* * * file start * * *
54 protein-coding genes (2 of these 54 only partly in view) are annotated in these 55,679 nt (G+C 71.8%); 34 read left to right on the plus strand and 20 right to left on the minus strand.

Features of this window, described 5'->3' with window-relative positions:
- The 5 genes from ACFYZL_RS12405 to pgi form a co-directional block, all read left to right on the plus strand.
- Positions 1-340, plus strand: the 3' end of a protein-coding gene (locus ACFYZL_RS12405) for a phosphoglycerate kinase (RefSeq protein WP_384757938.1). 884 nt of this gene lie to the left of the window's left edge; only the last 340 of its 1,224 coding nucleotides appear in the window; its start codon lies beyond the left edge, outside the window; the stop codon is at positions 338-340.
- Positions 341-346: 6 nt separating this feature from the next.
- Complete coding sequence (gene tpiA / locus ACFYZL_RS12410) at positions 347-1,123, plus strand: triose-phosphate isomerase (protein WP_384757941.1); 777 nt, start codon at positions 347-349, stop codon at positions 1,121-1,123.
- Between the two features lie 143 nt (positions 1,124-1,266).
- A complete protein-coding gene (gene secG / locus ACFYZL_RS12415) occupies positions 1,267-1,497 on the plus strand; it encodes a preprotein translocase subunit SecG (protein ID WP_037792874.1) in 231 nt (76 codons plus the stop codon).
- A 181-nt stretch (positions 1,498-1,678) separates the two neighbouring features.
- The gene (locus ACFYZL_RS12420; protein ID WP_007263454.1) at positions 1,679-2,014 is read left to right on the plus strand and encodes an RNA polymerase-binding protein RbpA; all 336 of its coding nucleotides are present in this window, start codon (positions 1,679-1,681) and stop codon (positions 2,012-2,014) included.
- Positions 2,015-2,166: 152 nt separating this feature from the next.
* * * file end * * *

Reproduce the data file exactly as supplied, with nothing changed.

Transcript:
54 protein-coding genes (2 of these 54 only partly in view) are annotated in these 55,679 nt (G+C 71.8%); 34 read left to right on the plus strand and 20 right to left on the minus strand.

Features of this window, described 5'->3' with window-relative positions:
- The 5 genes from ACFYZL_RS12405 to pgi form a co-directional block, all read left to right on the plus strand.
- Positions 1-340, plus strand: the 3' end of a protein-coding gene (locus ACFYZL_RS12405) for a phosphoglycerate kinase (RefSeq protein WP_384757938.1). 884 nt of this gene lie to the left of the window's left edge; only the last 340 of its 1,224 coding nucleotides appear in the window; its start codon lies beyond the left edge, outside the window; the stop codon is at positions 338-340.
- Positions 341-346: 6 nt separating this feature from the next.
- Complete coding sequence (gene tpiA / locus ACFYZL_RS12410) at positions 347-1,123, plus strand: triose-phosphate isomerase (protein WP_384757941.1); 777 nt, start codon at positions 347-349, stop codon at positions 1,121-1,123.
- Between the two features lie 143 nt (positions 1,124-1,266).
- A complete protein-coding gene (gene secG / locus ACFYZL_RS12415) occupies positions 1,267-1,497 on the plus strand; it encodes a preprotein translocase subunit SecG (protein ID WP_037792874.1) in 231 nt (76 codons plus the stop codon).
- A 181-nt stretch (positions 1,498-1,678) separates the two neighbouring features.
- The gene (locus ACFYZL_RS12420; protein ID WP_007263454.1) at positions 1,679-2,014 is read left to right on the plus strand and encodes an RNA polymerase-binding protein RbpA; all 336 of its coding nucleotides are present in this window, start codon (positions 1,679-1,681) and stop codon (positions 2,012-2,014) included.
- Positions 2,015-2,166: 152 nt separating this feature from the next.